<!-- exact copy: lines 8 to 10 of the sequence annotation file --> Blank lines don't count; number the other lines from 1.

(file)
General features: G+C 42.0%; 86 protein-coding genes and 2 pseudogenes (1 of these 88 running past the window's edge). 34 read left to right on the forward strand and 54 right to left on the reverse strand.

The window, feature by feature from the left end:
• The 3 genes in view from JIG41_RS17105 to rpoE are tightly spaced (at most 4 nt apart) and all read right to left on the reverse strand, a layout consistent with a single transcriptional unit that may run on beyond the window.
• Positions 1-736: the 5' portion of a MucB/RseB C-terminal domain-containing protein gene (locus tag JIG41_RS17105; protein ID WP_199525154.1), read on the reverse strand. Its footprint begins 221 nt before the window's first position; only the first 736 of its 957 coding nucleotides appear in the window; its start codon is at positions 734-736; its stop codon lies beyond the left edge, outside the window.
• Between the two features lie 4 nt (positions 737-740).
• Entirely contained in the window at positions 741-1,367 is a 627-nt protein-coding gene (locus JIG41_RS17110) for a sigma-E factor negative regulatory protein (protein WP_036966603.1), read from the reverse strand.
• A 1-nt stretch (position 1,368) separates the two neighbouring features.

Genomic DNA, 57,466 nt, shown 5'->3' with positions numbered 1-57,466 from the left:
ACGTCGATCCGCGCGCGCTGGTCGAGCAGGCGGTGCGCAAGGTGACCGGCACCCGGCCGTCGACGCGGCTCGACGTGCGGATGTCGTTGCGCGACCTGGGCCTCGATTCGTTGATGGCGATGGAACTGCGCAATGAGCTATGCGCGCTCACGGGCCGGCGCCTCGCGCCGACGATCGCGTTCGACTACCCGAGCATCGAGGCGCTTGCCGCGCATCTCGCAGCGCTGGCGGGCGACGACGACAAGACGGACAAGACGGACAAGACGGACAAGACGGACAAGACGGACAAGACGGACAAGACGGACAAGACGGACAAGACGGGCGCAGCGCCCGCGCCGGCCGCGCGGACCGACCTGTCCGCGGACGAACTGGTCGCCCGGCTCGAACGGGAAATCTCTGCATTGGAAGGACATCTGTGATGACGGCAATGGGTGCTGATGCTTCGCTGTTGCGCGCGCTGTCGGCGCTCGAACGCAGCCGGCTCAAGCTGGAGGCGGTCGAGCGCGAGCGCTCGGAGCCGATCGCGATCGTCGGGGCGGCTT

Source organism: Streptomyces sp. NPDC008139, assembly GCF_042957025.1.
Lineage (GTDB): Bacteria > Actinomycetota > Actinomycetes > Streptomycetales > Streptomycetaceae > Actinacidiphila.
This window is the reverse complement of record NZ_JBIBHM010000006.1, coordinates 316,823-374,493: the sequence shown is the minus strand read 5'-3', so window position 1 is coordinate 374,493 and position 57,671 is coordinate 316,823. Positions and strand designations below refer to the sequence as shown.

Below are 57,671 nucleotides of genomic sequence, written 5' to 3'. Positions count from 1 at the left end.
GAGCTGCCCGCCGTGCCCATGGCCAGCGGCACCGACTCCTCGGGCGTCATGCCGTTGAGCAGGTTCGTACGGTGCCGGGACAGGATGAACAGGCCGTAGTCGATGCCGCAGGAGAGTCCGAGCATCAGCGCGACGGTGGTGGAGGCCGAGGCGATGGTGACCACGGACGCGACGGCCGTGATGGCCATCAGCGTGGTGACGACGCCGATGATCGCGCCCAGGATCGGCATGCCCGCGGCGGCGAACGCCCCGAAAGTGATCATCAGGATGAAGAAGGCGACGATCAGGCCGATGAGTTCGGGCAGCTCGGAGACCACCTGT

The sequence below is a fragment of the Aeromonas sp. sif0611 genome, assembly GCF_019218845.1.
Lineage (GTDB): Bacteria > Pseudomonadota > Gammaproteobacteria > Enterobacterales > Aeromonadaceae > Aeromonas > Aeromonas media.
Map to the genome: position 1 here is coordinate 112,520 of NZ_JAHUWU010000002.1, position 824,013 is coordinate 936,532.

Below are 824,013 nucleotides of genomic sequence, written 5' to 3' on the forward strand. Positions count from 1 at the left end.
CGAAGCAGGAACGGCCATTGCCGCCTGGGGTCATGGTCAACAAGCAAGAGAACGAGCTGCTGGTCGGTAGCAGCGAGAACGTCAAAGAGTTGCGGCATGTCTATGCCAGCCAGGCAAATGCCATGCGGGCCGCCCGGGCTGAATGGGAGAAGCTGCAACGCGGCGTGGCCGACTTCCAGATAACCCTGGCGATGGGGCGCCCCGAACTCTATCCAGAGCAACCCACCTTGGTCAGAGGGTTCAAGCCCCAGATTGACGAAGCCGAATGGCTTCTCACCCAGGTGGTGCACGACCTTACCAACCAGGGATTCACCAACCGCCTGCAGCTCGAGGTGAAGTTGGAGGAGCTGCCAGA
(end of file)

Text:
Genomic DNA, 57,466 nt, shown 5'->3' with positions numbered 1-57,466 from the left:
ACGTCGATCCGCGCGCGCTGGTCGAGCAGGCGGTGCGCAAGGTGACCGGCACCCGGCCGTCGACGCGGCTCGACGTGCGGATGTCGTTGCGCGACCTGGGCCTCGATTCGTTGATGGCGATGGAACTGCGCAATGAGCTATGCGCGCTCACGGGCCGGCGCCTCGCGCCGACGATCGCGTTCGACTACCCGAGCATCGAGGCGCTTGCCGCGCATCTCGCAGCGCTGGCGGGCGACGACGACAAGACGGACAAGACGGACAAGACGGACAAGACGGACAAGACGGACAAGACGGACAAGACGGACAAGACGGACAAGACGGGCGCAGCGCCCGCGCCGGCCGCGCGGACCGACCTGTCCGCGGACGAACTGGTCGCCCGGCTCGAACGGGAAATCTCTGCATTGGAAGGACATCTGTGATGACGGCAATGGGTGCTGATGCTTCGCTGTTGCGCGCGCTGTCGGCGCTCGAACGCAGCCGGCTCAAGCTGGAGGCGGTCGAGCGCGAGCGCTCGGAGCCGATCGCGATCGTCGGGGCGGCTT

Source organism: Streptomyces sp. NPDC008139, assembly GCF_042957025.1.